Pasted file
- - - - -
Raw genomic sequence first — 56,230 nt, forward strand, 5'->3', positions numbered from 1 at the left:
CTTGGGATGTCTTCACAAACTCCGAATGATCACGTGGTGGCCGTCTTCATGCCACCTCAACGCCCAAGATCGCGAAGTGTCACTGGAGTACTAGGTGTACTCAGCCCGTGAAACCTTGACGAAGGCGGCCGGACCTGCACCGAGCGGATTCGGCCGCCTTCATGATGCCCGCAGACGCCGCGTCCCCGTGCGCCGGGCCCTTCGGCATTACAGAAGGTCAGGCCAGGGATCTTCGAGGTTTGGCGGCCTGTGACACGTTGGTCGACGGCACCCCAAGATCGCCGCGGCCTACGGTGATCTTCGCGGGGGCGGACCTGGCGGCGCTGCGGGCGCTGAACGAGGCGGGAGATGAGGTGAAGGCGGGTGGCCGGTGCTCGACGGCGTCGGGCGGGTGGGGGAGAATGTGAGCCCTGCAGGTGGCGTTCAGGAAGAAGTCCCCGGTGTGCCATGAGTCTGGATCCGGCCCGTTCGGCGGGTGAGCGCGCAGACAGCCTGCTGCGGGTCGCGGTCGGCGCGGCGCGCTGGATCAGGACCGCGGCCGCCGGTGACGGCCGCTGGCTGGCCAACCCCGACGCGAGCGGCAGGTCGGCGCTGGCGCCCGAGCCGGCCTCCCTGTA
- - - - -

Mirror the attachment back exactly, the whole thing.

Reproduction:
Raw genomic sequence first — 56,230 nt, forward strand, 5'->3', positions numbered from 1 at the left:
CTTGGGATGTCTTCACAAACTCCGAATGATCACGTGGTGGCCGTCTTCATGCCACCTCAACGCCCAAGATCGCGAAGTGTCACTGGAGTACTAGGTGTACTCAGCCCGTGAAACCTTGACGAAGGCGGCCGGACCTGCACCGAGCGGATTCGGCCGCCTTCATGATGCCCGCAGACGCCGCGTCCCCGTGCGCCGGGCCCTTCGGCATTACAGAAGGTCAGGCCAGGGATCTTCGAGGTTTGGCGGCCTGTGACACGTTGGTCGACGGCACCCCAAGATCGCCGCGGCCTACGGTGATCTTCGCGGGGGCGGACCTGGCGGCGCTGCGGGCGCTGAACGAGGCGGGAGATGAGGTGAAGGCGGGTGGCCGGTGCTCGACGGCGTCGGGCGGGTGGGGGAGAATGTGAGCCCTGCAGGTGGCGTTCAGGAAGAAGTCCCCGGTGTGCCATGAGTCTGGATCCGGCCCGTTCGGCGGGTGAGCGCGCAGACAGCCTGCTGCGGGTCGCGGTCGGCGCGGCGCGCTGGATCAGGACCGCGGCCGCCGGTGACGGCCGCTGGCTGGCCAACCCCGACGCGAGCGGCAGGTCGGCGCTGGCGCCCGAGCCGGCCTCCCTGTA